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Given two bitmap images (two arbitrarily sized two-dimensional matrices of integer values ranging from 0 to some maximum number), I want to determine their maximum overlaps.

An overlap is a relative positioning of the images (a translation of the second image) producing a nonempty intersection on which both images are the same.

For instance, the images $\left\langle \begin{bmatrix}0 & 1\\0 & 1\end{bmatrix}, \begin{bmatrix}1 & 1\\1 & 1\end{bmatrix} \right\rangle$ have overlaps $\{ (1,-1), (1,0), (1,1) \}$, with intersection sizes $1,2,1$, respectively, so only $(1,0)$ is maximal.

It seems to me we can create a fast algorithm based on generalizing suffix trees to "subimage trees", built with a floodfill algorithm.

Is this a viable approach? Is it better than alternatives?

Is this problem discussed in the literature? What is its time complexity?

(My apologies for asking several related questions at once.)

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  • $\begingroup$ What is "subimage trees"? I couldn't find information of this by searching. $\endgroup$
    – pcpthm
    Commented Feb 24, 2022 at 9:57
  • $\begingroup$ What I mean is a 2D version of a suffix tree. Instead of mapping each substrings of a string to the positions in the string where they occur, it would map subimages of the original images to the 2D positions where they occur. I'm being vague because I haven't actually tried to implement it. $\endgroup$ Commented Feb 24, 2022 at 11:25

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For a pair of matrices $A, B$, $B$ maximally overlaps $A$ at a position if and only if certain two rectangular sub-matrices of $A$ and $B$ match.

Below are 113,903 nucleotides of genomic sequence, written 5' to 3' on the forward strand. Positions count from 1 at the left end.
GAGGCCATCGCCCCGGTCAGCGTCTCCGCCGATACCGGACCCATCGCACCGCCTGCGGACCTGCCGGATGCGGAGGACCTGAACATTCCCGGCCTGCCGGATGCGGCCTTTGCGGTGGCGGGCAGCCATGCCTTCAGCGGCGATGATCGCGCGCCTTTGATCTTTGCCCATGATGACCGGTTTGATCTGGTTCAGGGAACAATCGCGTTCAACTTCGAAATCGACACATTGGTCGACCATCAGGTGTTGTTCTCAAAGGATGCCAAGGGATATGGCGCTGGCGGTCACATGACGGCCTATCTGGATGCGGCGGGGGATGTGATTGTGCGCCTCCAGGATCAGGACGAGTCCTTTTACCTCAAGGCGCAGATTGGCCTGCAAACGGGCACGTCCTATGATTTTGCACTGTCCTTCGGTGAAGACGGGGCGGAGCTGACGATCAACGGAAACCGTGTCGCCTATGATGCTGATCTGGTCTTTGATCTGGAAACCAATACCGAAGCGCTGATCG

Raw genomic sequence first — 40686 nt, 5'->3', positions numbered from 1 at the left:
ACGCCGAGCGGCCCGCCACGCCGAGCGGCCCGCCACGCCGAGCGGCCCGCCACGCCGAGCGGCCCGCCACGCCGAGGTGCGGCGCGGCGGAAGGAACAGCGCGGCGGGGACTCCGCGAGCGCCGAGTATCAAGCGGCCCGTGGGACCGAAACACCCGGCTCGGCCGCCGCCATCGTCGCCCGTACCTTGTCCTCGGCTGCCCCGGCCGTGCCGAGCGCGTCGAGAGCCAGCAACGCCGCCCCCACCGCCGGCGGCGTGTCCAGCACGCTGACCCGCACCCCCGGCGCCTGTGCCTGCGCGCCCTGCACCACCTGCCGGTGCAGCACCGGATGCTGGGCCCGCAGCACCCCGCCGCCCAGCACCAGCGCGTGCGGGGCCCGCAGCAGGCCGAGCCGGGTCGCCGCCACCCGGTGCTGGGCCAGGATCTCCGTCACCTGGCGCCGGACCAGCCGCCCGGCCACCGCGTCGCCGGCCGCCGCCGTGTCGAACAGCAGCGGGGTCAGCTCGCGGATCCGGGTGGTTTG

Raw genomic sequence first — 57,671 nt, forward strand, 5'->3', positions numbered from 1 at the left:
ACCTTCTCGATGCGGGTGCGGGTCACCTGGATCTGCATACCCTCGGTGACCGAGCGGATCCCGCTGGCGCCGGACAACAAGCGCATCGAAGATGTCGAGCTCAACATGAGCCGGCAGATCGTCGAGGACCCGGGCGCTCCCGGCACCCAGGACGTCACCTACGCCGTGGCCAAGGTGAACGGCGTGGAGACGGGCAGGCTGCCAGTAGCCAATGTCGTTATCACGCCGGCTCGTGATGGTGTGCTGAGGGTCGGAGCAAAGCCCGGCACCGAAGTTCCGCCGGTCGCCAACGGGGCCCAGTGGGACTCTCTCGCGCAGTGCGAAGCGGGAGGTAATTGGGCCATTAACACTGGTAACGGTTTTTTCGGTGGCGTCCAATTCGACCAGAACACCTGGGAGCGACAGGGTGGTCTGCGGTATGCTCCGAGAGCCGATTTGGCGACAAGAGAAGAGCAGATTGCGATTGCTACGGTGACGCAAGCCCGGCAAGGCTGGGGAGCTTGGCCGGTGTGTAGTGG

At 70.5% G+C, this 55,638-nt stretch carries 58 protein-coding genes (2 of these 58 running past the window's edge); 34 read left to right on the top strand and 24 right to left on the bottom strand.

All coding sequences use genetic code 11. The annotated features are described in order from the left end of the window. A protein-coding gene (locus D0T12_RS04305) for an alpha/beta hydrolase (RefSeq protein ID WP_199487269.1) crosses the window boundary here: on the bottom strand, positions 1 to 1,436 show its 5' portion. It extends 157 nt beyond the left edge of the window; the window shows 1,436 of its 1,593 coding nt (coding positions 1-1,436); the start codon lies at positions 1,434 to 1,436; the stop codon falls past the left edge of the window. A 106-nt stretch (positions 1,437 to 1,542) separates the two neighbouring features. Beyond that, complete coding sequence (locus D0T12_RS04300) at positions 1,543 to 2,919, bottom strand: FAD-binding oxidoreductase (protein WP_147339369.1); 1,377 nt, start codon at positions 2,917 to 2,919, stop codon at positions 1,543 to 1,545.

It is not clear how to use the two-dimensional suffix tree for this problem, because this data structure can only process square sub-matrix matching queries.

An answer is to use the fingerprinting-based algorithm. By generalizing Rabin-Karp algorithm, any rectangular sub-matrix pattern matching query can be answered in constant time.

More specifically, a matrix $A \in \mathbb{Z}^{n \times m}$ is represented by a fingerprint $h(A) = \sum_{i=1}^n \sum_{j=1}^m A_{i,j} X^{i-1} Y^{j-1}$ in two randomly-chosen variables $X, Y$ in a big enough finite field. By pre-computing all "prefix" values of forms $h(A[1:i,1:j])$ and $X^iY^j$, any fingerprint of a rectangular sub-matrix can be computed in constant time.

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  • $\begingroup$ You're right, the linked problem is different. I've removed the reference. I am looking for exact matching, not approximate matching. $\endgroup$ Commented Feb 23, 2022 at 16:05
  • $\begingroup$ I have rewritten the answer for the updated question. $\endgroup$
    – pcpthm
    Commented Feb 24, 2022 at 10:42
  • $\begingroup$ Thanks for the update, this looks very useful. $\endgroup$ Commented Feb 24, 2022 at 11:28

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